A little history: The first proto-scientist was the Greek intellectual Aristotle, who wrote many manuals of his observations of the natural world and who also was the first person to propose a systematic epistemology, i.e., a philosophy of what science is and how people should go about it. Aristotle’s definition of science became famous in its Latin translation as: rerum cognoscere causas, or, “knowledge of the ultimate causes of things.” For this, you can often see in manuals Aristotle described as the Father of Science.

The problem with that is that it’s absolutely not true. Aristotelian “science” was a major setback for all of human civilization. For Aristotle, science started with empirical investigation and then used theoretical speculation to decide what things are caused by.

What we now know as the “scientific revolution” was a repudiation of Aristotle: science, not as knowledge of the ultimate causes of things but as the production of reliable predictive rules through controlled experimentation.

Galileo disproved Aristotle’s “demonstration” that heavier objects should fall faster than light ones by creating a subtle controlled experiment (contrary to legend, he did not simply drop two objects from the Tower of Pisa). What was so important about this Galileo Moment was not that Galileo was right and Aristotle wrong; what was so important was how Galileo proved Aristotle wrong: through experiment.

This method of doing science was then formalized by one of the greatest thinkers in history, Francis Bacon.

Where to start? We will follow the Red King’s advice to Alice, “Begin at the beginning,” the King said, very gravely, “and go on till you come to the end: then stop.”

Ignoring the fact that it is highly anachronistic to refer to anybody as a scientist, even if you qualify it with a proto-, before 1834, the very first sentence is definitively wrong. Sticking with Mr Gobry’s terminology Aristotle was by no means the first proto-scientists. In fact it would be immensely difficult to determine exactly who deserves this honour. Traditional legend or mythology attributes this title to Thales amongst the Greeks but ignores Babylonian, Indian and Chinese thinkers who might have a prior claim. Just staying within the realms of Greek thought Eudoxus and Empedocles, who both had a large influence on Aristotle, have as much right to be labelled proto-scientists and definitely lived earlier than him. Aristotle was also by no means the first person to propose a systematic epistemology. It would appear that Mr Gobry slept through most of his Greek philosophy classes, that’s if he ever took any, which reading what he wrote I somehow doubt.

We then get told that Aristotelian “science” was a major setback for all of human civilization. Now a lot of what Aristotle said and a lot of his methodology turned out in the long run to be wrong but that is true of almost all major figures in the history of science. Aristotle put forward ideas and concepts in a fairly systematic manner for people to accept or reject as they saw fit. He laid down a basis for rational discussion, a discussion that would, with time, propel science, that is our understanding of the world in which we live, forwards. I’m sorry Mr Gobry, but a Bronze Age thinker living on the fertile plains between the Tigris and the Euphrates is not coming to come up with the theory of Quantum Electro Dynamics whilst herding his goats; science doesn’t work like that. Somebody suggest an explanatory model that others criticise and improve, sometimes replacing it with a new model with greater explanatory power, breadth, depth or whatever. Aristotle’s models and methodologies were very good ones for the time in which he lived and for the knowledge basis available to him and without him or somebody like him, even if he were wrong, no science would have developed.

Gobry is right in saying that the traditional interpretation of the so-called scientific revolution consisted of a repudiation of Aristotelian philosophy, a point of view that has become somewhat more differentiated in more recent research, a complex problem that I don’t want to go into now. However he is wrong to suggest that Aristotle’s epistemology was replaced by reliable predictive rules through controlled experimentation. Science in the Early Modern Period still has a strong non-experimental metaphysical core. Kepler, for example, didn’t arrive at his three laws of planetary motion through experimentation but on deriving rules from empirical observations.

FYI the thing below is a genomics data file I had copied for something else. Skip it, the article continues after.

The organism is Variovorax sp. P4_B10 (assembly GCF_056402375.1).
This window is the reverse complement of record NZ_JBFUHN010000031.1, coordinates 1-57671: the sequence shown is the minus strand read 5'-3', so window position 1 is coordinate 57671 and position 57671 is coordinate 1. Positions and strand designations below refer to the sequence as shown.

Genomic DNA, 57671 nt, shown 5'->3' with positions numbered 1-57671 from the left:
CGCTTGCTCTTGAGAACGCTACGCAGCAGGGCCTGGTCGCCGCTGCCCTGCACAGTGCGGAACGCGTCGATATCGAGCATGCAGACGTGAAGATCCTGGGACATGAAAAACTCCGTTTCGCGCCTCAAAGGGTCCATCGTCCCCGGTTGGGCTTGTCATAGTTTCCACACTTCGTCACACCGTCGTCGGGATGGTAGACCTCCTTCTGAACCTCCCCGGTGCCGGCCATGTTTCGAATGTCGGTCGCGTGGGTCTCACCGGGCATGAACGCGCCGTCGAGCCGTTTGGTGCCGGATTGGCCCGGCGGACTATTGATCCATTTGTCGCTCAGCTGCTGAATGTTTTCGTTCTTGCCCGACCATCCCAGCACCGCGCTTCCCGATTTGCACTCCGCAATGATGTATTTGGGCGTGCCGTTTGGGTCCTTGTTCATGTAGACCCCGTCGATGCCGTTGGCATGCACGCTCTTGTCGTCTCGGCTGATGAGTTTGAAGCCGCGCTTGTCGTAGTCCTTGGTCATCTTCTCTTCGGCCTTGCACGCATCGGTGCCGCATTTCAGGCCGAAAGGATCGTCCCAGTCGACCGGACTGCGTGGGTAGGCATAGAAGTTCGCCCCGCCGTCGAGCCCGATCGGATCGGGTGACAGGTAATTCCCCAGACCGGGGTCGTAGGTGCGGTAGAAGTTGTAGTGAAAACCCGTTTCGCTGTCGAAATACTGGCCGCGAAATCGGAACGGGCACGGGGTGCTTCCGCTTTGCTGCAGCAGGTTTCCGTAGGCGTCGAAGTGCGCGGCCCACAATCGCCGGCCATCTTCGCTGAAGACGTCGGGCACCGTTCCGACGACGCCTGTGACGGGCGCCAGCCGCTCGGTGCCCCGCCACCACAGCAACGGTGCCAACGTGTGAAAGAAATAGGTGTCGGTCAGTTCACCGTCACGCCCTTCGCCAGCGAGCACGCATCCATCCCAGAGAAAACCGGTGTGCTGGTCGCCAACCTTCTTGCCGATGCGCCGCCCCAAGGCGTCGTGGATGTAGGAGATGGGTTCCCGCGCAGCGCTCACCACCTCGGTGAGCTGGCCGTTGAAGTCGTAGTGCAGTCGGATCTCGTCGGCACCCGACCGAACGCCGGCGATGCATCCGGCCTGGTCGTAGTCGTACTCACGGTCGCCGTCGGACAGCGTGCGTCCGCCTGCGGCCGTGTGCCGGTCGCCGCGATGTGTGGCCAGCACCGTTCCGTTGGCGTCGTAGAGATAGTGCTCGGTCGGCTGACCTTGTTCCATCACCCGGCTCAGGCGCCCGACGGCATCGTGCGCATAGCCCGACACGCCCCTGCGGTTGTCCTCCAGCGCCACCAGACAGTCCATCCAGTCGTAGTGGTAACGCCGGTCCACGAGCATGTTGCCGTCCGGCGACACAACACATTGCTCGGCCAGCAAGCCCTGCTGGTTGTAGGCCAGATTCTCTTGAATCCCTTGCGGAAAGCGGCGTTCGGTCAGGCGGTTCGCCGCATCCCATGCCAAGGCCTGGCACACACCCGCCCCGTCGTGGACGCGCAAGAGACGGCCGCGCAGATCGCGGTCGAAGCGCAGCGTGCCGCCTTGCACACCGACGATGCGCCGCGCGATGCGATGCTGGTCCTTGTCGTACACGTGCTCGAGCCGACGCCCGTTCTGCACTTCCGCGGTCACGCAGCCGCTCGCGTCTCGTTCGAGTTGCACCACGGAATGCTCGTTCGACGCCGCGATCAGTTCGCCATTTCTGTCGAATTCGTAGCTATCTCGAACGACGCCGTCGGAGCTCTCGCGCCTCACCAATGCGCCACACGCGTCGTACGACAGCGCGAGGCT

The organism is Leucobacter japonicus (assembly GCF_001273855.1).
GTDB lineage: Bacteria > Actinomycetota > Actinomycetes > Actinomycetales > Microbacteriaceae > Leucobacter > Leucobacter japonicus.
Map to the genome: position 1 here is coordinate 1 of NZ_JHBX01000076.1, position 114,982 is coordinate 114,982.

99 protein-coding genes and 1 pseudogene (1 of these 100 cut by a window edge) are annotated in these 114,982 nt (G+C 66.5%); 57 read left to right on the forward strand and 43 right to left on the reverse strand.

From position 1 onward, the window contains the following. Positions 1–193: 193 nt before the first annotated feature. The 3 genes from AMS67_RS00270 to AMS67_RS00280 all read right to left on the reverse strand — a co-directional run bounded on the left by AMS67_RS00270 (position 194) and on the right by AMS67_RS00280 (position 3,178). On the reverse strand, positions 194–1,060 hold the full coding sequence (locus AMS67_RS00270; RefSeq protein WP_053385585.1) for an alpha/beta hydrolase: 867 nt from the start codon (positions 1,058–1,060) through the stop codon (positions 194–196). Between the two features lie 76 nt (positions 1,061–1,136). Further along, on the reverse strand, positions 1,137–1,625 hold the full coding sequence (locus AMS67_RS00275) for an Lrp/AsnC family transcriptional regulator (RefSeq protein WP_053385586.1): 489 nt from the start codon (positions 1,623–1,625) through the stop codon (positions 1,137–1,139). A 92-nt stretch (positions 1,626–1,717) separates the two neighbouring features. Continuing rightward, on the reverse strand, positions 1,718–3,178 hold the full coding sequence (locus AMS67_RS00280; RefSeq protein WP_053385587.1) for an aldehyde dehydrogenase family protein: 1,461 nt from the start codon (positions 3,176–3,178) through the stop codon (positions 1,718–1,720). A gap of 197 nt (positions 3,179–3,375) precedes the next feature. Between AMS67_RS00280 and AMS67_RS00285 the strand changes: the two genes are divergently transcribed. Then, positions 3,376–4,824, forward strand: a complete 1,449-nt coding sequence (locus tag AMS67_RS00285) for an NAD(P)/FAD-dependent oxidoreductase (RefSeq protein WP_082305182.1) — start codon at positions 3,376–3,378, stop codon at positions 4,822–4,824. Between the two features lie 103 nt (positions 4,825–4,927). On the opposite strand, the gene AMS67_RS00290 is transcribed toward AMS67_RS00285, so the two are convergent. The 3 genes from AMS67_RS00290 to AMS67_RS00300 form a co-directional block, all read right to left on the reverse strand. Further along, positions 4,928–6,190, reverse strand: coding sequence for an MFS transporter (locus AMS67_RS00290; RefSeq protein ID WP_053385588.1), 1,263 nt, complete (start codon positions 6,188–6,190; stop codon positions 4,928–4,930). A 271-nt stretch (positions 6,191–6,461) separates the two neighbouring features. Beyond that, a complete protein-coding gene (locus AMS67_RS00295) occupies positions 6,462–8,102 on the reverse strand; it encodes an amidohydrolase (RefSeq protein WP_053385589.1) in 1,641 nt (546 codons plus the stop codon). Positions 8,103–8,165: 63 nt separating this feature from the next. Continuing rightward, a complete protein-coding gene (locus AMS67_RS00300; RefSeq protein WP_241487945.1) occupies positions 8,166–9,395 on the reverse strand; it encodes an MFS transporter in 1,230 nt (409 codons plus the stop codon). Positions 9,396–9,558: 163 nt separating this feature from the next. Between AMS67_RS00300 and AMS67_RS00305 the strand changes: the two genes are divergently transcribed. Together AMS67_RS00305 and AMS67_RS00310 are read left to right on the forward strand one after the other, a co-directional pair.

Gobry’s next claim would be hilarious if he didn’t mean it seriously. Galileo disproved Aristotle’s “demonstration” that heavier objects should fall faster than light ones by creating a subtle controlled experiment (contrary to legend, he did not simply drop two objects from the Tower of Pisa). Aristotle never demonstrated the fact that heavier objects fall faster than light ones; he observed it. In fact Mr Gobry could observe it for himself anytime he wants. He just needs to carry out the experiment. In the real world heavier objects do fall faster than light ones largely because of air resistance. What Aristotle describes is an informal form of Stokes’ Law, which describes motion in a viscous fluid, air being a viscous fluid. Aristotle wasn’t wrong he was just describing fall in the real world. What makes Gobry’s claim hilarious is that Galileo challenged this aspect of Aristotle’s theories of motion not with experimentation but with a legendary thought experiment. He couldn’t have disproved it with an experiment because he didn’t have the necessary vacuum chamber. Objects of differing weight only fall at the same rate in a vacuum. The experimentation to which Gobry is referring is Galileo’s use of an inclined plane to determine the laws of fall, a different thing altogether.

We now arrive at Gobry’s biggest error, and one that produced snorts of indignation from my friend Pete Langman (@elegantfowl), a Bacon expert. Gobry tells us that Galileo proved Aristotle wrong: through experiment. This method of doing science was then formalized by one of the greatest thinkers in history, Francis Bacon. Galileo’s methodology of science was basically the hypothetical deductive methodology that most people regard as the methodology of science today. Bacon however propagated an inductive methodology that consists of accumulating empirical data until a critical mass is reached and the theories, somehow, crystallise out by themselves. (Apologies to all real philosophers and epistemologists for these too short and highly inadequate descriptions!) These two epistemologies stood in stark contrast to each other and have even been considered contradictory. In reality, I think, scientific methodology consists of elements of both methodologies along with other things. However the main point is that Bacon did not formalise Galileo’s methodology but produced a completely different one of his own.

Apparently Mr Gobry also slept through his Early Modern Period philosophy classes.